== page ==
DUBLIN (Reuters) – Hungary’s success in removing a close ally of Russian President Vladimir Putin from the European Union’s latest round of sanctions was “not acceptable,” Luxembourg’s Prime Minister Xavier Bettel said on Friday.
The EU on Thursday gave its final approval to a new package of sanctions as punishment for Russia’s invasion of Ukraine – including a phased embargo on Russian oil imports – after much wrangling with Hungarian Prime Minister Viktor Orban’s government.
Hungary and two other landlocked Central European states secured exemptions for the pipeline imports they rely on, while Budapest also insisted that the head of the Russian Orthodox Church, Patriarch Kirill, a close Putin ally, not be blacklisted despite plans to sanction him.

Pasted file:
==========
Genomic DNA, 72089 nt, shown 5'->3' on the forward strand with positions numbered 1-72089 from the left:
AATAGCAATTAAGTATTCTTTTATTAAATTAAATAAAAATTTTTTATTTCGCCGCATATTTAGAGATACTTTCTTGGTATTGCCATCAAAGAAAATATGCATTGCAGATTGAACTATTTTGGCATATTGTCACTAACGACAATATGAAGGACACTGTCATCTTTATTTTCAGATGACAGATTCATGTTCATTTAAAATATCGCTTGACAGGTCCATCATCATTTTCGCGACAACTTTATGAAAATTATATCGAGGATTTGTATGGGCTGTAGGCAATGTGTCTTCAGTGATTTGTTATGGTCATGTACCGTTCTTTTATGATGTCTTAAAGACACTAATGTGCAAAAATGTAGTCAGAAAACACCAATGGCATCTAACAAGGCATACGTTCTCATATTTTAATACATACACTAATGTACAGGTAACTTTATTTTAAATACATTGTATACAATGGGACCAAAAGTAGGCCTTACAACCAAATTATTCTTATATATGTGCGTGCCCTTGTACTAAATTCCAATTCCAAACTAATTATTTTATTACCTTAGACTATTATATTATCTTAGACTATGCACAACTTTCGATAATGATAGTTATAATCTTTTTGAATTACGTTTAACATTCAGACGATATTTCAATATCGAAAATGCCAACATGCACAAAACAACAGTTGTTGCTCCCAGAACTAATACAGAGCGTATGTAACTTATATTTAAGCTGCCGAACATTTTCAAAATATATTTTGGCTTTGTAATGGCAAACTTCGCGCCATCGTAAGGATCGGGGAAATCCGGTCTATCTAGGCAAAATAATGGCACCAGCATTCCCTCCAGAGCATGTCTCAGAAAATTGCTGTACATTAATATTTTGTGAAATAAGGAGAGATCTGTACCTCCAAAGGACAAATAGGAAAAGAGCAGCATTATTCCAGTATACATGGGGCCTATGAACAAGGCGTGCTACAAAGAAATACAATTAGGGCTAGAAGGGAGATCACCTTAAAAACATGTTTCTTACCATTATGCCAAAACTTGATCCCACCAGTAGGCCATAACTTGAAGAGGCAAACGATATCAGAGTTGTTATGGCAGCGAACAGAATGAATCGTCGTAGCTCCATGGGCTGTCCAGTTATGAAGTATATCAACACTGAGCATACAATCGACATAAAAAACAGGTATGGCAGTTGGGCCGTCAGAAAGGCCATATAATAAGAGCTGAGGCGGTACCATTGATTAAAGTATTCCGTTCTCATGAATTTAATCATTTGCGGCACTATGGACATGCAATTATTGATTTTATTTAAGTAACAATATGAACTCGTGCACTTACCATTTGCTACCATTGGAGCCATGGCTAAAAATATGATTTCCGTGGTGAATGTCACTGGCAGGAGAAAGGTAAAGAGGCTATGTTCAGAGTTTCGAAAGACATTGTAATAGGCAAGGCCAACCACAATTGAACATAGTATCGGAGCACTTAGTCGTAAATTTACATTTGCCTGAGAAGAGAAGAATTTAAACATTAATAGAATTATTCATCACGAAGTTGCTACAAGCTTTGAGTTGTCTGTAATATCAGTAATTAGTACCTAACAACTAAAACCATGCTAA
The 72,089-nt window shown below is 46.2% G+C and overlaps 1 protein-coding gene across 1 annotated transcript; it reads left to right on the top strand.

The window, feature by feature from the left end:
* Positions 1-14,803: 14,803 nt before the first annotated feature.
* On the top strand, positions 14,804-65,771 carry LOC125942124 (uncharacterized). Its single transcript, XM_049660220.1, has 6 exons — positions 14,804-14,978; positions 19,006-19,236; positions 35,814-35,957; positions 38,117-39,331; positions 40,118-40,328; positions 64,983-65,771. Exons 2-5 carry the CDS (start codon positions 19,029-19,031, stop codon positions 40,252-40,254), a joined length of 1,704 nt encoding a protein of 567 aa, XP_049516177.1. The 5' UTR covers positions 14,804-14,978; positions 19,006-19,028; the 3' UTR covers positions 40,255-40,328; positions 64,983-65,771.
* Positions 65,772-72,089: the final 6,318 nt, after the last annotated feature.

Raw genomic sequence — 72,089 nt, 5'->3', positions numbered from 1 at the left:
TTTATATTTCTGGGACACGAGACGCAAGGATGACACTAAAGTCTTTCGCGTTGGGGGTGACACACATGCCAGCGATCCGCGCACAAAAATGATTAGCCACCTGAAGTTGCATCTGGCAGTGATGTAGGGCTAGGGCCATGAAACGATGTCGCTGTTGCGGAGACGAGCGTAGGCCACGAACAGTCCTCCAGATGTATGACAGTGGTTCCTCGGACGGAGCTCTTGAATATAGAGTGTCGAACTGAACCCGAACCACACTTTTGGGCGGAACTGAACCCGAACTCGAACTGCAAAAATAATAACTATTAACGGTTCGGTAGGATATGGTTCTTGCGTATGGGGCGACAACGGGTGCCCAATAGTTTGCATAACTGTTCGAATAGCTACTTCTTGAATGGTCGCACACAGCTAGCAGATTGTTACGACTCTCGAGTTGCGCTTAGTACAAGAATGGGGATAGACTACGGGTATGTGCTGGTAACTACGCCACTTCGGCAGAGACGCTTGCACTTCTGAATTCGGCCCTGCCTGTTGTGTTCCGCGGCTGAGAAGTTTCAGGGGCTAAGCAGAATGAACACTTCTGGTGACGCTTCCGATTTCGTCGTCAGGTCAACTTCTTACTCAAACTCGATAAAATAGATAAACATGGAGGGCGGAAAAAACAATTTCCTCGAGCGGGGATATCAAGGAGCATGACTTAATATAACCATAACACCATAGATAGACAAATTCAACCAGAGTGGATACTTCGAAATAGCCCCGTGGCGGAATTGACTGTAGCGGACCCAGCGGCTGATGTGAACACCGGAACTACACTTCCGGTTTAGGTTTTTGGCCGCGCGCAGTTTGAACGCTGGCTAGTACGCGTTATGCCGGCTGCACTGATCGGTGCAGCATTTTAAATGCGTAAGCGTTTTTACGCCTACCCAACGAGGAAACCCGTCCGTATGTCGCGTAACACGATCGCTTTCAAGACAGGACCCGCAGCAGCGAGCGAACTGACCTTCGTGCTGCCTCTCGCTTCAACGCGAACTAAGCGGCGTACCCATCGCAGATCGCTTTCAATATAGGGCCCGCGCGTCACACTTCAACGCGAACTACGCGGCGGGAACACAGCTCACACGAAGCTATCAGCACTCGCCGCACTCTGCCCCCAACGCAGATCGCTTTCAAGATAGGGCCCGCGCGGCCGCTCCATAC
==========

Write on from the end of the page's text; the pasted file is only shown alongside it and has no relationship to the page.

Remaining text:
Hungary’s opposition blocked the necessary EU unanimity.
“I have to tell you I’m really upset. I’m sorry to tell you that yesterday we found an agreement about the sanctions because we said to Viktor Orban, ‘OK, we take Patriarch Kirill off the list’. This is not acceptable,” Bettel said to applause at a conference of the pan-European ALDE group.
“He was on the list and afterwards they threaten to refuse everything because of the presence of Kirill.”
(Reporting by Padraic Halpin; Editing by Hugh Lawson)